• When one hears SEBAGO, the boat shoes, manufactured the same way for over 40 years since 1970, or the hand sewn penny loafers that have been sold since their establishment come to mind. What were your impressions of SEBAGO?
  • They are one of the American shoemakers that I’ve often seen since late 1970s. The first of their shoes that comes to mind are the hand sewn moccasins and the beefroll loafers. In regards to American shoes, brands like JOHNSTON & MURPHY had more of a dressy image, while SEBAGO was casual and sporty. Since they undertook the production for various boat shoes makers in the past, there was a strong image of yacht and marine sports as well.
  • The course of events leading up to this collaboration - what were they like?
  • Within the SEBAGO team, there happened to be a supporter of ENGINEERED GARMENTS since its beginning. That was the cue for this project.

    SEBAGO is a long time shoemaker established in America, but an Italian corporate group administers them now. Cases like that aren’t rare at all in this day and age, and having pursued American products for a long time myself, I have seen many “Made in USA” disappear. Having experienced such circumstances, and picturing the way of American brands and its existence in the future, I thought perhaps this project could be the beginning of something new.

    An American shoemaker revived by an Italian company, and a Japanese taking charge of the design. By being in the position of introducing American products to the Japanese market, I have looked, worn, and touched many things throughout my long experience. And because of that I may be able to create the “American style” of the future. It might be the new standard for any American brand that launches globally. I felt such possibilities with this collaboration and that was a huge reason for it happening.

    Those who have been fascinated by the good old spirit that lives in American products, like myself, and the younger generation that can understand and share the same excitement for them could reshape the American style to the current time. I think efforts like that will become increasingly important from now on. Entrusting our beliefs and hopes, and succeeding the American style we have admired, into the future. Not anymore are the times when we would simply describe something as “American made or not”, like that was the only way to explain its value. Times are rather evolving. I’ve never imagined circumstances like this, but with the flow of time, I’m starting to think that this right here might be what we really wanted to do.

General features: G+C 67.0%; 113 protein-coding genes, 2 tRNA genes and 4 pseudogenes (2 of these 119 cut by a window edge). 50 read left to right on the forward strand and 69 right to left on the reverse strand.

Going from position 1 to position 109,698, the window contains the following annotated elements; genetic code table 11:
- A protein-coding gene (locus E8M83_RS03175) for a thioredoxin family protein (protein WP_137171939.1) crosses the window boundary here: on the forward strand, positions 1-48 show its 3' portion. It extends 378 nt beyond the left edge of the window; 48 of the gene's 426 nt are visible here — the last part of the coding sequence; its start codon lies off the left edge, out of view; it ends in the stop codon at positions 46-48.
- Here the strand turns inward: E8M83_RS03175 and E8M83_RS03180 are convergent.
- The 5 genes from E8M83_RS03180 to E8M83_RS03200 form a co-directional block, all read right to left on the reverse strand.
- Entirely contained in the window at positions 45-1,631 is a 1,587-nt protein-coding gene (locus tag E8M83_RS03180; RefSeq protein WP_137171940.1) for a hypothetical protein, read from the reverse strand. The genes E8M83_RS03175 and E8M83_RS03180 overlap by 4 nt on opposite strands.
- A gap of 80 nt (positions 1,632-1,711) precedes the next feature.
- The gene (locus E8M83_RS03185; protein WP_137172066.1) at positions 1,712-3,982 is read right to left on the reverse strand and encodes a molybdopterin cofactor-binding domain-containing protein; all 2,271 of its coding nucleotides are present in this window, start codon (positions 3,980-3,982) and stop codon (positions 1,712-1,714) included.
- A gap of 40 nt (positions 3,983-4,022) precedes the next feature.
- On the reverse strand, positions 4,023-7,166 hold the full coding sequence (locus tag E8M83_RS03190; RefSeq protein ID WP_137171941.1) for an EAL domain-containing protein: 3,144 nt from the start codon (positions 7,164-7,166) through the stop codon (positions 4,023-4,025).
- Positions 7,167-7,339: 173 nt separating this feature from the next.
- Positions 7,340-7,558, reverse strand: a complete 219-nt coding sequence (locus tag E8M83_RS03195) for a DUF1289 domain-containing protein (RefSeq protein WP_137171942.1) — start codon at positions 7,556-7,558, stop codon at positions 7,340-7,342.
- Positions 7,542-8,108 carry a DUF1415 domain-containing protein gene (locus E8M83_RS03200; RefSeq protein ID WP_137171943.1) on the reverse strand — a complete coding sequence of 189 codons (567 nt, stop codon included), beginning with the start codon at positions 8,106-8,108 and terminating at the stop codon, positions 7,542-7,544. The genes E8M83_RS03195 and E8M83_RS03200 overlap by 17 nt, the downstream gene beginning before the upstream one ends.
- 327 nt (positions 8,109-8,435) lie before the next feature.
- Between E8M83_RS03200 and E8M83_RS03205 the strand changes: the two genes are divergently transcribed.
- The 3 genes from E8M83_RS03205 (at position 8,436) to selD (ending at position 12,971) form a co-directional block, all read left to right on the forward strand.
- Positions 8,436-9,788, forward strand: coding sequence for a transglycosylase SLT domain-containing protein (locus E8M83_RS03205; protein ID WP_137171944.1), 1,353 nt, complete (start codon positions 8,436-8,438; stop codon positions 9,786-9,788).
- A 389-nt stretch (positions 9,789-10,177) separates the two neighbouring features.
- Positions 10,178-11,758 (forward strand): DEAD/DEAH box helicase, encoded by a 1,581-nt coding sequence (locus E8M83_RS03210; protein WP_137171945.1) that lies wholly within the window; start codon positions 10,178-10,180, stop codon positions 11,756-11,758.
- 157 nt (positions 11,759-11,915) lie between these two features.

• Regarding the collaboration model this time, tell us the concept of each design.
  • In regards of tackling the design, I wanted go a step further and do something more than just a material or color change approach to an existing model. As for the base to lay out my ideas on, I looked through their wide range of models - loafers, boat shoes, chukkas, boots - and came to a conclusion that I wanted the most basic model for the base. When I think “basic” , it’s a Blucher moccasin. With my personal favorite style of moccasins as the base, I added my own adjustments so the finish would be distinctively different from traditional SEBAGO.


      By scraping off the designs, it looks more simple and stylish. It’s a more slick, sophisticated cool image of the Blucher moccasins. From casual to dressy, I think it can assist a wide range of styles.
    • OVER LAP

      :OVER LAP

      The Blucher moccasin but with a mountain boots detail incorporated in it. I was imagining the 70s European mountain boots. The hook eyelets here are a good accent to the design, giving it a mode feel as well.


      For this model, I added zippers typically used for long lace up boots. This zipper component is originally made to facilitate the boots wearing process, so I don’t think there’s any use for it in this low-cut model. But disregarding the functionality, I adopted the component into the design for its unique shape.
    Actually, these three models are carefully chosen from a larger batch of samples that I created, so I really like the design of all three. The materials chosen are wax, suede, and leather embossed with reptilian pattens. I’m personally fond of the wax and suede because they’re reminiscent of the older American work boots and mountain boots. They’re full lining and made to be waterproof, so you can wear them barefoot and go wild with it. I hope you’ll enjoy the product.


鈴木 大器
Daiki Suzuki

born in 1962 in Hirosaki City, Aomori Prefecture, is the representative of